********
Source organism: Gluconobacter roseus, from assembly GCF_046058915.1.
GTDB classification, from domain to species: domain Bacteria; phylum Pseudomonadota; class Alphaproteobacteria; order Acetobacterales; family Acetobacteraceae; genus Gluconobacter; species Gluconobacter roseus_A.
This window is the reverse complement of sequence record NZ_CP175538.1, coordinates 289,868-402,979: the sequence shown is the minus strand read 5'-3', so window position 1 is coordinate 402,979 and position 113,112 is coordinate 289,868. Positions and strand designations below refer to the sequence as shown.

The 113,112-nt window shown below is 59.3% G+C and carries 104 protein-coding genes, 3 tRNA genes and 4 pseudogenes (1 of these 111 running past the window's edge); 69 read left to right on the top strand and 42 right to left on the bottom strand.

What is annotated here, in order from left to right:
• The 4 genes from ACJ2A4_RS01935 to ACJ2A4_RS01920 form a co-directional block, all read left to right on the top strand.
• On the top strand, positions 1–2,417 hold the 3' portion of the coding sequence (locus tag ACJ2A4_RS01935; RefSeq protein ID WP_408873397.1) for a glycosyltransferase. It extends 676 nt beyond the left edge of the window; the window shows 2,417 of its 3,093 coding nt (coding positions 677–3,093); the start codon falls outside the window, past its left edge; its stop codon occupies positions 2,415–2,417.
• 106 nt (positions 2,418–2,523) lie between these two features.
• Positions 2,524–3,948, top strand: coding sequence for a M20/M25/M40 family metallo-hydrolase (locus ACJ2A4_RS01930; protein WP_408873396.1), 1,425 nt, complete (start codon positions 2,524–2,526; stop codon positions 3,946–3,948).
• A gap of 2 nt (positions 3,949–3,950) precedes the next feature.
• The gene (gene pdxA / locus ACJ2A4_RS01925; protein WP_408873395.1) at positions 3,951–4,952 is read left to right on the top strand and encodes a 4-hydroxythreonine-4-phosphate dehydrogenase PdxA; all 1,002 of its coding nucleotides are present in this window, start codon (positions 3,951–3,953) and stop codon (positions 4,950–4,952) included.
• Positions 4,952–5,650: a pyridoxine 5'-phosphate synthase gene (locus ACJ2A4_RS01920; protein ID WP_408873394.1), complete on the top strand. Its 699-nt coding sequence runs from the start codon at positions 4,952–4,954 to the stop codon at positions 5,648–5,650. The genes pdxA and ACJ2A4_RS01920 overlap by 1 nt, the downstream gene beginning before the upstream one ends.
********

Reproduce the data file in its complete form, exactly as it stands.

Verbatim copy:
Source organism: Gluconobacter roseus, from assembly GCF_046058915.1.
GTDB classification, from domain to species: domain Bacteria; phylum Pseudomonadota; class Alphaproteobacteria; order Acetobacterales; family Acetobacteraceae; genus Gluconobacter; species Gluconobacter roseus_A.
This window is the reverse complement of sequence record NZ_CP175538.1, coordinates 289,868-402,979: the sequence shown is the minus strand read 5'-3', so window position 1 is coordinate 402,979 and position 113,112 is coordinate 289,868. Positions and strand designations below refer to the sequence as shown.

The 113,112-nt window shown below is 59.3% G+C and carries 104 protein-coding genes, 3 tRNA genes and 4 pseudogenes (1 of these 111 running past the window's edge); 69 read left to right on the top strand and 42 right to left on the bottom strand.

What is annotated here, in order from left to right:
• The 4 genes from ACJ2A4_RS01935 to ACJ2A4_RS01920 form a co-directional block, all read left to right on the top strand.
• On the top strand, positions 1–2,417 hold the 3' portion of the coding sequence (locus tag ACJ2A4_RS01935; RefSeq protein ID WP_408873397.1) for a glycosyltransferase. It extends 676 nt beyond the left edge of the window; the window shows 2,417 of its 3,093 coding nt (coding positions 677–3,093); the start codon falls outside the window, past its left edge; its stop codon occupies positions 2,415–2,417.
• 106 nt (positions 2,418–2,523) lie between these two features.
• Positions 2,524–3,948, top strand: coding sequence for a M20/M25/M40 family metallo-hydrolase (locus ACJ2A4_RS01930; protein WP_408873396.1), 1,425 nt, complete (start codon positions 2,524–2,526; stop codon positions 3,946–3,948).
• A gap of 2 nt (positions 3,949–3,950) precedes the next feature.
• The gene (gene pdxA / locus ACJ2A4_RS01925; protein WP_408873395.1) at positions 3,951–4,952 is read left to right on the top strand and encodes a 4-hydroxythreonine-4-phosphate dehydrogenase PdxA; all 1,002 of its coding nucleotides are present in this window, start codon (positions 3,951–3,953) and stop codon (positions 4,950–4,952) included.
• Positions 4,952–5,650: a pyridoxine 5'-phosphate synthase gene (locus ACJ2A4_RS01920; protein ID WP_408873394.1), complete on the top strand. Its 699-nt coding sequence runs from the start codon at positions 4,952–4,954 to the stop codon at positions 5,648–5,650. The genes pdxA and ACJ2A4_RS01920 overlap by 1 nt, the downstream gene beginning before the upstream one ends.